Full Metal Jacket (1987)

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Stanley Kubrick turns his attention to Vietnam in this bleak and emotionally draining representation of a conflict that was the perfect subject for which to turn the accepted war movie cliches on their heads.

The story throws you in the deep end of a marine boot camp where conscripts are stripped of all sense of individuality to be turned into killing machines, a process ferociously undertaken by one of the most hateful characters you’re ever likely to see on screen. You do not grow to admire and respect this man as you do in most militaristic flag wavers; he is a ruthless sadist who punishes every tiny error with the kind of physical and emotional abuse that would be deemed unconscionable in any other environment. He even holds up a mass murderer and assassin as figures to be admired and only considers private Pile – the victim of his systematic humiliation – worthy after he has reached psychological breaking point. Once the action shifts to Vietnam, Kubrick’s unsentimental documentary style places you in the thick of the battlefield where the slightest hesitation, act of compassion or humanity is punished by death and he makes no attempt to emotionally manipulate or preach simplistic anti-war messages. In his inimitable style he exposes the ugly truth about war; without their monstrous drill sergeant’s brutal teachings they wouldn’t have lasted 5 minutes in this environment so within the context of war, cruelty is right. Cruelty works.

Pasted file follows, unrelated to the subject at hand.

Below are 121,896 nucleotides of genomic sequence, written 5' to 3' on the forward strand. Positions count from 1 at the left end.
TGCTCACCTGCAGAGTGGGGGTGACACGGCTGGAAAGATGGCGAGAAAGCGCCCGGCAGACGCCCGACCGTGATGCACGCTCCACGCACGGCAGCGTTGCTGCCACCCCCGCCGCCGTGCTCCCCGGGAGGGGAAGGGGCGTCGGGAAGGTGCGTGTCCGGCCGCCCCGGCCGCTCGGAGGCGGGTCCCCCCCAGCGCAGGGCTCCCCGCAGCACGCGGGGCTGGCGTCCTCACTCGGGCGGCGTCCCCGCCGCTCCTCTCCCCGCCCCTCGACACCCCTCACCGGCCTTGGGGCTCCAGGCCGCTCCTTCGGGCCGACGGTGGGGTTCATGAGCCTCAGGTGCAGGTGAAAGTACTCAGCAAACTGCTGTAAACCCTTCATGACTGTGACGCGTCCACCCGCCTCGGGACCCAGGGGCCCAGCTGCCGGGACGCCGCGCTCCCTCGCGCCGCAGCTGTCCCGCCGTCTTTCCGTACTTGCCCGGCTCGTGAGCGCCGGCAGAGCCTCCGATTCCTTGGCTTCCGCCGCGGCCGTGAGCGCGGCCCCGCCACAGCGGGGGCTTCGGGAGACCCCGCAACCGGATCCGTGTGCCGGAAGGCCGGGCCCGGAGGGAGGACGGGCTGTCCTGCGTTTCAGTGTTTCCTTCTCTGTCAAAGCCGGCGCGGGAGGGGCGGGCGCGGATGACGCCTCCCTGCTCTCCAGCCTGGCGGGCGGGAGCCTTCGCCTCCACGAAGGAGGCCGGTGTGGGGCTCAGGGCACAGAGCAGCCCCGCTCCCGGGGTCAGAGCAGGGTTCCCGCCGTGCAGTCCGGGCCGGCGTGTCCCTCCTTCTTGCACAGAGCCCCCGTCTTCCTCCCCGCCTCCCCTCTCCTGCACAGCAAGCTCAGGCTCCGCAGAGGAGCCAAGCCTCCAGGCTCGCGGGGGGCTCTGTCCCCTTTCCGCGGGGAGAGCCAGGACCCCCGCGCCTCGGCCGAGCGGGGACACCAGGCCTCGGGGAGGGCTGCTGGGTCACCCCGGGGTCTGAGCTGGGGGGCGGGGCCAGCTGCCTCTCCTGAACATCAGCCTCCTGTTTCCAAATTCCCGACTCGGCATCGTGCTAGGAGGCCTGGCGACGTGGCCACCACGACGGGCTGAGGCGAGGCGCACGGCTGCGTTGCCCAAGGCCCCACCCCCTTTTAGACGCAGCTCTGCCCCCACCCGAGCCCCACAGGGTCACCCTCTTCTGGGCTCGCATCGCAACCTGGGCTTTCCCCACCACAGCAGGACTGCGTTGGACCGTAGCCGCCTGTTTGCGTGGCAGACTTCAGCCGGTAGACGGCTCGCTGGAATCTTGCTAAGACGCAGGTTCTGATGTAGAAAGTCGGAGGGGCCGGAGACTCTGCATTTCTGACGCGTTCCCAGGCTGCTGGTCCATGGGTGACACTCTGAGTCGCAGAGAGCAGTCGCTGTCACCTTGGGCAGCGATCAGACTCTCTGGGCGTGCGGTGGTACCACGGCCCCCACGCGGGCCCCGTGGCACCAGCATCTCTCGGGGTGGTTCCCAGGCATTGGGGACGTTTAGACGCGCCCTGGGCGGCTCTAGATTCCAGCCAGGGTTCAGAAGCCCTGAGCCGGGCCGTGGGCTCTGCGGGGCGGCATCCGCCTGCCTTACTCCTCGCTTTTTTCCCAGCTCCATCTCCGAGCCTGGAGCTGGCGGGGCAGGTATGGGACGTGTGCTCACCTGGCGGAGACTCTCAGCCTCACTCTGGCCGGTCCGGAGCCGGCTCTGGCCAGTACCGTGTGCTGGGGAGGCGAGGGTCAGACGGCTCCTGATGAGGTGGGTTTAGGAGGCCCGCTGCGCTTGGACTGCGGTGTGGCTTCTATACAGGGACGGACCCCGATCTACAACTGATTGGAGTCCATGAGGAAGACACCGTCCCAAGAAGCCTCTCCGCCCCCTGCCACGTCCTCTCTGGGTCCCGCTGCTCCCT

And any society that was built on militarism has this fact as its foundation; even one whose figurehead is a lovable cartoon mouse.

9.5/10

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